The future is upon us. Blurring distinctions between the physical and the virtual, the Fourth Industrial Revolution is taking globalisation to an unprecedented level, knitting the world together in a way we have never experienced.
This phenomenon promises to completely transform economic, socio-cultural and political structures, bringing a tectonic shift in the way we work, communicate and relate. How exactly this transformation is going to play out, only time will tell.
What we do know is that it will leave no area untouched. Only the ability to innovate and adapt will give industry and society the resilience to take this revolution by its horns and ride it to an exciting future of unimagined possibilities.
Thirty-eight kilometers from New Delhi, residents in the semi-urban sprawl of Bawana had long reconciled themselves to the scarcity of safe drinking water. Water-borne illnesses were rife, but in a community beset with a host of socioeconomic challenges, life went on as usual.
At a training camp conducted by Intel as part of its Tech Challenge Programme, introducing exciting new technologies like sensors and microcontrollers to students of a local school, a group of bright youngsters seized the opportunity to effect impactful change.
With the help of their mentor and within the space of one week, Rosy, Khushi and Rani Kumari had created a simple, portable device to test water purity and ensure safe drinking water for their community.
All it took to ignite this spark of innovation was a timely intervention that connected bright, enterprising minds with the technological tools they needed to bring their ideas to life. In the absence of such interventions, this innate spirit of innovation may remain latent and fail to see the light of day.
Today, across sectors, employers are struggling to access talent of the calibre necessary to push their enterprises forward in this technology-driven scenario. Artificial intelligence, Internet of Things and robotics have already brought about a shift in the recruitment landscape, resulting in an evident skill gap.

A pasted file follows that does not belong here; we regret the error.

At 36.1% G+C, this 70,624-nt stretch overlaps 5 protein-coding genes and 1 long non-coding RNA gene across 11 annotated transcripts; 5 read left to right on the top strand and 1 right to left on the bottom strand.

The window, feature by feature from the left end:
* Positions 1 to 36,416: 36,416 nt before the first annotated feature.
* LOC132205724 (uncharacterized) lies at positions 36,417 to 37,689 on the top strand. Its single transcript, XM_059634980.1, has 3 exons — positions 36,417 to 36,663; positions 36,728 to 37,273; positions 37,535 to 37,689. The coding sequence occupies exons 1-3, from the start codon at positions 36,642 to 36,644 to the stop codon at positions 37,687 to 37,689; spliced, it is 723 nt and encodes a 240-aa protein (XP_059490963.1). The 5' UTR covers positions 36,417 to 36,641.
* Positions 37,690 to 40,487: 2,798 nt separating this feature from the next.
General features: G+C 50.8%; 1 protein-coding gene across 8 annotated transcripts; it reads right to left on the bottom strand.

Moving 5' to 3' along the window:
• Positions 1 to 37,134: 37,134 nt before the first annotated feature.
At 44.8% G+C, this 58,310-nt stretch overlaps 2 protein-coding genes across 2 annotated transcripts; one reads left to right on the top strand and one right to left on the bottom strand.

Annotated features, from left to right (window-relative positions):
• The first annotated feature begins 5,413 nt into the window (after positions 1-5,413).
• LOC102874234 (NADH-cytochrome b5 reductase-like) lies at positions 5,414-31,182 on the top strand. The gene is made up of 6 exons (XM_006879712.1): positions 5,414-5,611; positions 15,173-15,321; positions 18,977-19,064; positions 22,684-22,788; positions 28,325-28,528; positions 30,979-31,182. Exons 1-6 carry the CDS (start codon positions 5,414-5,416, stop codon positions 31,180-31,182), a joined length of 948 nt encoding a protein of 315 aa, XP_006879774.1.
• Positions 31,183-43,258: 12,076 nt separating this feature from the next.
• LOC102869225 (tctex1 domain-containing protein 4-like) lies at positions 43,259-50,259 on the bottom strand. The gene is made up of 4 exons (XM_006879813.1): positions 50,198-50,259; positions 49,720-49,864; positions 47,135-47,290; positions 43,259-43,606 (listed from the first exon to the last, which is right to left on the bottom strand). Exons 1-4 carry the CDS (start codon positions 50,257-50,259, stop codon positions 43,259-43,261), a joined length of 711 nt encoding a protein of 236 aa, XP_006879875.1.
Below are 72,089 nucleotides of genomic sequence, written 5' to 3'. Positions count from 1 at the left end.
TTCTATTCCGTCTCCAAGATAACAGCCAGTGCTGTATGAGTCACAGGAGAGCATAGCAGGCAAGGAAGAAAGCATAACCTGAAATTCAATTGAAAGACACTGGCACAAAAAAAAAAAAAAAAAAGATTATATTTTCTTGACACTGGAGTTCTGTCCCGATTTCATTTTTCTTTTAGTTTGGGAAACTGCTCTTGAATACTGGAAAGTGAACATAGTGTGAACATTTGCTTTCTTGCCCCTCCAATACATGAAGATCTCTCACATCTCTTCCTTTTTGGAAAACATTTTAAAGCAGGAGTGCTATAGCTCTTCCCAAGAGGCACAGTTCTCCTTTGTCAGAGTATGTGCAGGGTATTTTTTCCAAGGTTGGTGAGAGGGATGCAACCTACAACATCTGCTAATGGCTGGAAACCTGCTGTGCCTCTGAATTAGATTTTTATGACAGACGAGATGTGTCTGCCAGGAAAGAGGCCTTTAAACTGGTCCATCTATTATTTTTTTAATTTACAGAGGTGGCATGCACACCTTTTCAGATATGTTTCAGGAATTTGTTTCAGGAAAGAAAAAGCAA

Abilities such as critical thinking, creativity, complex problem solving and inter-personal skills are now being prioritised over technical skills. Foremost is the need for an entrepreneurial spirit and the drive to innovate – qualities that the conventional academic curriculum is ill-equipped to nurture.
This situation takes on a particularly critical dimension in developing nations like India where the failure to wholeheartedly embrace new-age technologies can result in amplifying existing socio-economic divides to a dangerous tipping point. The key challenge, then, involves ensuring inclusivity and equal access to opportunity in this shifting landscape and to do this in a self-sustaining manner.
As a young nation, boasting of a vibrant startup culture, highly skilled workforce, and reputed institutes that deliver quality education, India is uniquely poised to take its place at forefront of the Fourth Industrial Revolution.
That is, provided its formal educational system is decisively reoriented to focus squarely on technology.